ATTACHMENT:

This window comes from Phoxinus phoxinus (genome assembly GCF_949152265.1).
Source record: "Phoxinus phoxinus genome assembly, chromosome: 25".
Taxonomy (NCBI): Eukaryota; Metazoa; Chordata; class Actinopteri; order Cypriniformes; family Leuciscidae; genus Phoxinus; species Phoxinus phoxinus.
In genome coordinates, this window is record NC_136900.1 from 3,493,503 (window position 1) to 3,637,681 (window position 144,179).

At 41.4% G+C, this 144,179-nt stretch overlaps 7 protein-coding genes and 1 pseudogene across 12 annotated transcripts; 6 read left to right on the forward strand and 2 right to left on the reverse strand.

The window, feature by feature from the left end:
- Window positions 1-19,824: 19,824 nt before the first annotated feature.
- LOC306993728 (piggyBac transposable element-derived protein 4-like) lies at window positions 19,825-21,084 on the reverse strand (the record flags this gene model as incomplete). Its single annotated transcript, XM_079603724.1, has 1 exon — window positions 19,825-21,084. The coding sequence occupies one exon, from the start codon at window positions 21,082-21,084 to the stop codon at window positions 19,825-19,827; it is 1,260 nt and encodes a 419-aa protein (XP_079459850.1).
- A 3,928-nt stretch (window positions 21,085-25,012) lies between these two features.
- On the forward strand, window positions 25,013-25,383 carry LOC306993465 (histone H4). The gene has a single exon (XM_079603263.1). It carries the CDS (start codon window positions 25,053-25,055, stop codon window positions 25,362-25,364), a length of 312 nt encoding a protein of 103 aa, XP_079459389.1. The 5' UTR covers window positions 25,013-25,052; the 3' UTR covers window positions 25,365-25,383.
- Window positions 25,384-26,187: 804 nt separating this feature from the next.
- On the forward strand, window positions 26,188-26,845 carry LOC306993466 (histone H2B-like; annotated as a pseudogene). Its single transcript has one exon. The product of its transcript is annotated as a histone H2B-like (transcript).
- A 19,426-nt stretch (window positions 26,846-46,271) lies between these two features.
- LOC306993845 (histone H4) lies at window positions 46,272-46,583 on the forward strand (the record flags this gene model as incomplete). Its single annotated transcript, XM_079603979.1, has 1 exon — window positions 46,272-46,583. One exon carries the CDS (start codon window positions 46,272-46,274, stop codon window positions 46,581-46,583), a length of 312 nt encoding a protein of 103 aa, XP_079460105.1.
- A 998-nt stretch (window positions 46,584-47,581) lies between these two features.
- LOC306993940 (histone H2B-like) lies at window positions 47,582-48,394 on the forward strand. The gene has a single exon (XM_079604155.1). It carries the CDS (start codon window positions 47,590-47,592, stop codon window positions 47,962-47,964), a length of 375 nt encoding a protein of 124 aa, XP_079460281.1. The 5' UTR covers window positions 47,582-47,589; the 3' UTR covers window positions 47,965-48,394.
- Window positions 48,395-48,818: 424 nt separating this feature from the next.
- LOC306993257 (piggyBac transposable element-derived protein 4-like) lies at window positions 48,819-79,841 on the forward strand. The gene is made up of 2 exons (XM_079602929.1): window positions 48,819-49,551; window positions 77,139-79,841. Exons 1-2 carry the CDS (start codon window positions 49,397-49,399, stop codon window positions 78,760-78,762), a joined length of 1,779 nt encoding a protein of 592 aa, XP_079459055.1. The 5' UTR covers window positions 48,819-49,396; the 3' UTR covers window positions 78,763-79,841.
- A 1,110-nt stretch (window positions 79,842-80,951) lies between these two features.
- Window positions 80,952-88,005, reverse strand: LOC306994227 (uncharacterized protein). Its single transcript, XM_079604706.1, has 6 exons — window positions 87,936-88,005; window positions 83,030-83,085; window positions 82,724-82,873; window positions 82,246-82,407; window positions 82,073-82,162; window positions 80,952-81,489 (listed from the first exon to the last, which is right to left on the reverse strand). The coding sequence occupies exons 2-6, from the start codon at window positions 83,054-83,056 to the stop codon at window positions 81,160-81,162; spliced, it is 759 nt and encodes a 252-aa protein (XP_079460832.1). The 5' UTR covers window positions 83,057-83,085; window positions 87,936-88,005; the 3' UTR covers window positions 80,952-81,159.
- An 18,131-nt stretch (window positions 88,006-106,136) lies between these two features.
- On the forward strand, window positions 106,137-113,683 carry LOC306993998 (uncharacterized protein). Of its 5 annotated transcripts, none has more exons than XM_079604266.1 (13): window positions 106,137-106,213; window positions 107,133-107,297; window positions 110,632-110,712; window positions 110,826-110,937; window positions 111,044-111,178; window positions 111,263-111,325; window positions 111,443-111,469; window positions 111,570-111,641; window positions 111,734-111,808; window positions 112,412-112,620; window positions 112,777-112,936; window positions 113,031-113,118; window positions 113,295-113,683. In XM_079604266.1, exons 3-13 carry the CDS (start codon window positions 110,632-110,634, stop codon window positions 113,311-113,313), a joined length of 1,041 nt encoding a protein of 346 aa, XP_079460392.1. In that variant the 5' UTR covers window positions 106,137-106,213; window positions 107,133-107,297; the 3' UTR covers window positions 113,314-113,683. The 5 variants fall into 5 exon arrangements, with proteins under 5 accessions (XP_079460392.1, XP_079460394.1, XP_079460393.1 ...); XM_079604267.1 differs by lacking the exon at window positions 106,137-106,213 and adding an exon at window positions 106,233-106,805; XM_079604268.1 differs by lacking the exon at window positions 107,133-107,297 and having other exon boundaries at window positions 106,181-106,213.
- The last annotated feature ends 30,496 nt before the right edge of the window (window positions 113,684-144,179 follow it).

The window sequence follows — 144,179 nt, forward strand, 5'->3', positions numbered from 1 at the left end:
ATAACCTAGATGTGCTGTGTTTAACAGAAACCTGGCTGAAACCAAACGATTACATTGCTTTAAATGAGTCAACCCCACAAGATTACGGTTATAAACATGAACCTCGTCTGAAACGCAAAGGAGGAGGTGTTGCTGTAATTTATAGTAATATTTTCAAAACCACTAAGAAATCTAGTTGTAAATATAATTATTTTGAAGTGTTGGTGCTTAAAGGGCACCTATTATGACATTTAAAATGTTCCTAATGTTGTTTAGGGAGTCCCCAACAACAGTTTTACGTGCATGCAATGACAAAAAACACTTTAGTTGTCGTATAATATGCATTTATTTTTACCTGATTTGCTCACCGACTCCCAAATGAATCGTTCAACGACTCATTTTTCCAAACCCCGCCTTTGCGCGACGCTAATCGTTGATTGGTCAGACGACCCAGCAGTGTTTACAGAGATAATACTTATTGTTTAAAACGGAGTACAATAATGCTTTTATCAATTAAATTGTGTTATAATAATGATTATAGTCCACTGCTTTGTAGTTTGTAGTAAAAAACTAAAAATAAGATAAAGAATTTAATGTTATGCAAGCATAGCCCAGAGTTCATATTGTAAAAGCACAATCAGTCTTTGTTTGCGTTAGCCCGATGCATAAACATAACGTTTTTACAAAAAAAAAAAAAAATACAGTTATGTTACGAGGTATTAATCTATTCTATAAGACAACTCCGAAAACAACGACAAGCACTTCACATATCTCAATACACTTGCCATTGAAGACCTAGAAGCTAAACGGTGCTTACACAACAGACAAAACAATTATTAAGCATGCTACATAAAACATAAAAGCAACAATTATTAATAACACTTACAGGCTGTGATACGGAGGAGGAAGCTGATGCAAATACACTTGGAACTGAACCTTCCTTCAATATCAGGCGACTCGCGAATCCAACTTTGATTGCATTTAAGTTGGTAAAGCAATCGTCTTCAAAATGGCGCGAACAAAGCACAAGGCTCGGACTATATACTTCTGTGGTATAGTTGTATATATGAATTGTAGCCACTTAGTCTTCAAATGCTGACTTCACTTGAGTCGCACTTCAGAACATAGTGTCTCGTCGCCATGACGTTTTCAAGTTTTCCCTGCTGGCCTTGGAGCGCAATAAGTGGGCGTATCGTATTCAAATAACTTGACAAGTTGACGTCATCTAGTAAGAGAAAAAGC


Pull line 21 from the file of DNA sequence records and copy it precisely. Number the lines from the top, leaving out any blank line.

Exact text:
- An 18,131-nt stretch (window positions 88,006-106,136) lies between these two features.